19:33:30isis:(actually, as a tor developer, i would like to point out that it's currently quite difficult to build an email mixnet on top of tor… we don't support MX or SRV records yet, though there is a proposal to accept all DNS types: https://gitweb.torproject.org/torspec.git/tree/proposals/219-expanded-dns.txt )
19:33:52kanzure:but that's "raw" email
19:34:56isis:sure, you can do "not real email" and pass the records around by hand, but the rest of the email world probably won't ever talk to whatever protocol you make up
19:34:58bramc:Really though, the thing holding up even having a good prototype of pynchon gate is resources. I'm busy with other things, Nick is busy with tor, and Len's productivity has been severely limited.
19:36:07isis:having a pyncheon gate would be excellent however :)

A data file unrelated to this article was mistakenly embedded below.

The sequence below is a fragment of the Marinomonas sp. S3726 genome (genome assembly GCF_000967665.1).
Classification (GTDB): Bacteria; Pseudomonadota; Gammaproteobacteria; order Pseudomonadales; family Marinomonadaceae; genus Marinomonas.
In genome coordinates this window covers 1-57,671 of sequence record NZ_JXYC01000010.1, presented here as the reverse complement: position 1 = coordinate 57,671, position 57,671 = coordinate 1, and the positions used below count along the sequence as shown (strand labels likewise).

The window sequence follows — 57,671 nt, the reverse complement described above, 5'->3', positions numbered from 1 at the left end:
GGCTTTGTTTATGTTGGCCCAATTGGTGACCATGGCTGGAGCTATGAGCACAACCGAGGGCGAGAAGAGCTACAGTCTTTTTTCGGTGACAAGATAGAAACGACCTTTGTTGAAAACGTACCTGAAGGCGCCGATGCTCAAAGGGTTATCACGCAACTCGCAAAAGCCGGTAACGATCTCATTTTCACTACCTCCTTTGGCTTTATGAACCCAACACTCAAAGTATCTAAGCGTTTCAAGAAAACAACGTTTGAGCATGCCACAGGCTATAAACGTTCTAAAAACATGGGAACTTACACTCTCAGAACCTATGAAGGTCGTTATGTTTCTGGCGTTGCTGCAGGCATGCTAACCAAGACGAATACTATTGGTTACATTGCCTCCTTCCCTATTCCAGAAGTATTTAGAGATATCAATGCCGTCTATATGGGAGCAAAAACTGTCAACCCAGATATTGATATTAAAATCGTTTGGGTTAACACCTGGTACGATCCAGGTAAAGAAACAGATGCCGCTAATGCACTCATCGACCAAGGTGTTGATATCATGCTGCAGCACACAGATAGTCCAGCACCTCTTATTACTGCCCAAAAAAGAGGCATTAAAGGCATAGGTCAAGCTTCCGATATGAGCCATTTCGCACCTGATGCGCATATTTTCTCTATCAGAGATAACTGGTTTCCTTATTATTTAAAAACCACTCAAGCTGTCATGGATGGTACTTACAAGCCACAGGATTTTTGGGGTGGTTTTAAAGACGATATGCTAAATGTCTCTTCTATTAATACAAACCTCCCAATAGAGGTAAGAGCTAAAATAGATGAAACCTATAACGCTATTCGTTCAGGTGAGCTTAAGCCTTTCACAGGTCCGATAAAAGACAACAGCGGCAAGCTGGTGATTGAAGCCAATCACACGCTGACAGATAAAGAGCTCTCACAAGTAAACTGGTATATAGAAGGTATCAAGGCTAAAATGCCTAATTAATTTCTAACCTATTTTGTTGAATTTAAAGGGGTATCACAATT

19:36:16kanzure:isis: i don't know whether "the rest of the email world" is that important in that scheme, to be honest
19:36:59bramc:isis, no doubt. If anyone goes ahead and builds it we would all be very appreciative.
19:41:21isis:kanzure: i don't know either… though systems which have tried to redesign a privacy-preserving email-like messaging system which required custom servers and clients haven't seen much adoption, so one might prefer a protocol compatible with non-hacked-up Postfix servers in the rest of the email world in order to drive adoption.
19:42:01op_null:compatibility is how you get POODLEs though :)
19:42:08isis:but yes, it also could be junked. there's nothing worth saving from the design of email anyway. :)
19:42:13kanzure:i don't even know if email is good for very long delay... most email clients bury old stuff from the user